- AST 552: General Plasma Physics IIThis is an introductory graduate course in plasma physics, focusing on magnetohydrodynamics (MHD) and its extension to weakly collisional or collisionless plasmas. Topics to be covered include: the equations of MHD and extended MHD, the structure of magnetic fields, static and rotating MHD equilibria and their stability, magnetic reconnection, MHD turbulence, and the dynamo effect. Applications are drawn from fusion, heliophysical, and astrophysical plasmas.
- AST 554: Irreversible Processes in PlasmasIntroduction to theory of fluctuations and transport in plasma. Origins of irreversibility. Random walks, Brownian motion, and diffusion; Langevin and Fokker-Planck theory. Fluctuation-dissipation theorem; test-particle superposition principle. Statistical closure problem. Derivation of kinetic equations from BBGKY hierarchy and Klimontovich formalism; properties of plasma collision operators. Classical transport coefficients in magnetized plasmas; Onsager symmetry. Introduction to plasma turbulence, including quasilinear theory. Applications to current problems in plasma research.
- AST 558: Seminar in Plasma PhysicsAdvances in experimental and theoretical studies or laboratory and naturally-occurring high-temperature plasmas, including stability and transport, nonlinear dynamics and turbulence, magnetic reconnection, selfheating of "burning" plasmas, and innovative concepts for advanced fusion systems. Advances in plasma applications, including laser-plasma interactions, nonneutral plasmas, high-intensity accelerators, plasma propulsion, plasma processing, and coherent electromagnetic wave generation.
- AST 560: Computational Methods in Plasma PhysicsAnalysis of methods for the numerical solution of the partial differential equations of plasma physics, including those of elliptic, parabolic, hyperbolic, and eigenvalue type. Topics include finite difference, finite element, spectral, particle-in-cell, Monte Carlo, moving grid, and multiple-time-scale techniques, applied to the problems of plasma equilibrium, transport and stability. Basic parallel programming concepts are discussed.
- AST 562: Laboratory in Plasma PhysicsDevelop skills, knowledge, and understanding of basic and advanced laboratory techniques used to measure the properties and behavior of plasmas. Representative experiments are: cold-cathode plasma formation and architecture; ambipolar diffusion in afterglow plasmas; Langmuir probe measurements of electron temperature and plasma density; period doubling and transitions to chaos in glow discharges; optical spectroscopy for species identification; microwave interferometry and cavity resonances for plasma density determination; and momentum generated by a plasma thruster.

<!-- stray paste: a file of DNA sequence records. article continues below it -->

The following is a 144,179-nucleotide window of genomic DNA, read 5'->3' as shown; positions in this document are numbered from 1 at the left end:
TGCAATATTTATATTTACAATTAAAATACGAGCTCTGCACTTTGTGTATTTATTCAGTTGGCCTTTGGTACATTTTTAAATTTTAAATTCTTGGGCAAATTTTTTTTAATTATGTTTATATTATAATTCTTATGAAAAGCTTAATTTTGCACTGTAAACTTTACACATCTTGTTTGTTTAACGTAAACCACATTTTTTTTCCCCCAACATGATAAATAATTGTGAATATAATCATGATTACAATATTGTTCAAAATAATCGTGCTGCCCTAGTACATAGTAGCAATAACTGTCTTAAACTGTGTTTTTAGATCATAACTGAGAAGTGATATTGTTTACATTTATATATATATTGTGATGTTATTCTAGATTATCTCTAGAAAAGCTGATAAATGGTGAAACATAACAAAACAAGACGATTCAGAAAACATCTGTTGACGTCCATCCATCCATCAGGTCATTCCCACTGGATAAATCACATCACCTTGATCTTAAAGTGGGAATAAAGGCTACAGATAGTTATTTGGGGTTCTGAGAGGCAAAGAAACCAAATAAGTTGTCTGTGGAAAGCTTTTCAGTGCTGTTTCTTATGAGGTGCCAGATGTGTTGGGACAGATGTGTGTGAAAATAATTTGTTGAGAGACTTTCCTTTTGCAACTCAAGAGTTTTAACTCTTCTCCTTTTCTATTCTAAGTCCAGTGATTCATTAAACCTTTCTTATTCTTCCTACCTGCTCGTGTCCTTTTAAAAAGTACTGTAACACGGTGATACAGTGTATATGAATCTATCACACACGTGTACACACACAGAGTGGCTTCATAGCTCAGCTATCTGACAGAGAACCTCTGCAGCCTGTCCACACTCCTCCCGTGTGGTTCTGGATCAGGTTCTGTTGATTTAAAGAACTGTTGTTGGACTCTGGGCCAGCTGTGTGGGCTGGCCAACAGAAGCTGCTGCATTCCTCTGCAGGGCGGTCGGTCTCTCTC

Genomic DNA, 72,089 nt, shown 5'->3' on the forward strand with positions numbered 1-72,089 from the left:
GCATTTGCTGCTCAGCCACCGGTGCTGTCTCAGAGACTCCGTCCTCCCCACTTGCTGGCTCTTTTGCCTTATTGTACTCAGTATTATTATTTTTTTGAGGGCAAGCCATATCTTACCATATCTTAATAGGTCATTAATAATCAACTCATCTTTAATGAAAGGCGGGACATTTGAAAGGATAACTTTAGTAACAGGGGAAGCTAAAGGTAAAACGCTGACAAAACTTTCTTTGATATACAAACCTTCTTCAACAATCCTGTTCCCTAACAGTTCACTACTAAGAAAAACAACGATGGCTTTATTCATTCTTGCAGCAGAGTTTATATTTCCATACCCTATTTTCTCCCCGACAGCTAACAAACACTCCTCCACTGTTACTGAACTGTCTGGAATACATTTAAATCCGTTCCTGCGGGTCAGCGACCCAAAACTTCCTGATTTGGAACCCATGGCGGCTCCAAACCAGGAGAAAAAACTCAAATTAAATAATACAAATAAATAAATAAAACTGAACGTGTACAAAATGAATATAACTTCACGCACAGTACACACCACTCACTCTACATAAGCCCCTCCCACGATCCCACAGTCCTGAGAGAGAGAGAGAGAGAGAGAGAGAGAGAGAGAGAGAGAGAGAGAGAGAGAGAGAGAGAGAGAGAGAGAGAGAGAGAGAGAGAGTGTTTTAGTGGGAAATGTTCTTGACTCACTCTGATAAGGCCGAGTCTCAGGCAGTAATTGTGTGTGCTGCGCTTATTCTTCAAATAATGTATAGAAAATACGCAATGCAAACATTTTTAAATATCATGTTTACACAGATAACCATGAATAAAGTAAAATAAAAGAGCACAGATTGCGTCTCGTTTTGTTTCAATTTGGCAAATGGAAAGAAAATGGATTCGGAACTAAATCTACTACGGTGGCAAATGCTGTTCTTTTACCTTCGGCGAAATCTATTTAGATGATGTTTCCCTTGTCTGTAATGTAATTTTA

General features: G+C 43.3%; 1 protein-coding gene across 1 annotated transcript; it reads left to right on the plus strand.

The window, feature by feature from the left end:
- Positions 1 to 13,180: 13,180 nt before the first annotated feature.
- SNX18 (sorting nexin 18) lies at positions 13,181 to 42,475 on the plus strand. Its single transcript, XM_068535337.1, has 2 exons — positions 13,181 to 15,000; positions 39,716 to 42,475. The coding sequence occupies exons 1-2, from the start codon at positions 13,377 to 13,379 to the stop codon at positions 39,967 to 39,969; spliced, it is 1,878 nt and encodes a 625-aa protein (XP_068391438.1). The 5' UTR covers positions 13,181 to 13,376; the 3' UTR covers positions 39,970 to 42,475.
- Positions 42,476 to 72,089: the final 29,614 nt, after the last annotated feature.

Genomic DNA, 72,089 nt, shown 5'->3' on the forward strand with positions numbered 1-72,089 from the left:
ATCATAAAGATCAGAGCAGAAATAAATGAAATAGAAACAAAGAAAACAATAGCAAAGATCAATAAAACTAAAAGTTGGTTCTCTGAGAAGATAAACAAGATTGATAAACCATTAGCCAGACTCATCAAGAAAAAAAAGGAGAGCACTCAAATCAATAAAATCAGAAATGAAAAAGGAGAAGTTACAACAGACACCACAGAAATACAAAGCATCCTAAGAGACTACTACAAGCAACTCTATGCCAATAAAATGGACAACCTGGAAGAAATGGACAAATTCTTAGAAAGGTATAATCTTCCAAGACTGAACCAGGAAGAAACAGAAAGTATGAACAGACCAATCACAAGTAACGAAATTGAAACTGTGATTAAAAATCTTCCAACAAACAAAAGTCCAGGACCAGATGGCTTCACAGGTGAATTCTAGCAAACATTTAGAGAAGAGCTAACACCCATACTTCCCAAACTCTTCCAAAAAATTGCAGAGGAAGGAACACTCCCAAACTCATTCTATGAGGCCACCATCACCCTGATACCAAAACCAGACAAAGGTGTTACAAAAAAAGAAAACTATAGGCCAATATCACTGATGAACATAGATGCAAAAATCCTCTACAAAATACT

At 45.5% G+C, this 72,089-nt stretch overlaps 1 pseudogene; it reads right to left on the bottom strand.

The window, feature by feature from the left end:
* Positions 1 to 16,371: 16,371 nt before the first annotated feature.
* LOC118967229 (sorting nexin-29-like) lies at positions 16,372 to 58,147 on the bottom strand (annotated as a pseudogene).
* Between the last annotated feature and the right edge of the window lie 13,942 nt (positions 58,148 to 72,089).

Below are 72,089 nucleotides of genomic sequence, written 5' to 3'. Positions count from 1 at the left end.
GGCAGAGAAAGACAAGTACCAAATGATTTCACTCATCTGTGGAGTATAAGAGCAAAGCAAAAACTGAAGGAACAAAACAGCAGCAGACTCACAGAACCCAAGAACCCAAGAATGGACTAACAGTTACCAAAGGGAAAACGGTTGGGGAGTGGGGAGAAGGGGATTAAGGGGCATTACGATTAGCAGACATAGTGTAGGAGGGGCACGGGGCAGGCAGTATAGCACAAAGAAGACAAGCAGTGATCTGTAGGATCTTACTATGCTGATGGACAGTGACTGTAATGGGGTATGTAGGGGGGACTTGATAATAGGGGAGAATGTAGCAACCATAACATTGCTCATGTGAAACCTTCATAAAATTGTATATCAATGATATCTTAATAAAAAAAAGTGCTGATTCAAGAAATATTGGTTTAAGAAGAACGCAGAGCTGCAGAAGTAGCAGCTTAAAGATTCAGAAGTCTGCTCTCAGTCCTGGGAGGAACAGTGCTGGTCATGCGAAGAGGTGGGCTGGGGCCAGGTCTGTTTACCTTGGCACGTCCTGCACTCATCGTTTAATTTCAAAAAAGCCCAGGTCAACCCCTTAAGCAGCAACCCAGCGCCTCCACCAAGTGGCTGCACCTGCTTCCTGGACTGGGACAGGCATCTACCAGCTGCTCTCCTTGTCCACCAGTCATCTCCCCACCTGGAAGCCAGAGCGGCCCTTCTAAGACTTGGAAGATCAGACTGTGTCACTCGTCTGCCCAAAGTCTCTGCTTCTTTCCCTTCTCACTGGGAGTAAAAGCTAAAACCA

- MAE 528/AST 566: Physics of Plasma PropulsionFocus of this course is on fundamental processes in plasma thrusters for spacecraft propulsion with emphasis on recent research findings. Start with a review of the fundamentals of mass, momentum & energy transport in collisional plasmas, wall effects, & collective (wave) effects, & derive a generalized Ohm's law useful for discussing various plasma thruster concepts. Move to detailed discussions of the acceleration & dissipation mechanisms in Hall thrusters, magnetoplasmadynamic thrusters, pulsed plasma thrusters, & inductive plasma thrusters, & derive expressions for the propulsive efficiencies of each of these concepts.
- SML 505/AST 505: Modern StatisticsThe course provides an introduction to modern statistics and data analysis. It addresses the question, "What should I do if these are my data and this is what I want to know"? The course adopts a model based, largely Bayesian, approach. It introduces the computational means and software packages to explore data and infer underlying parameters from them. An emphasis will be put on streamlining model specification and evaluation by leveraging probabilistic programming frameworks. The topics are exemplified by real-world applications drawn from across the sciences.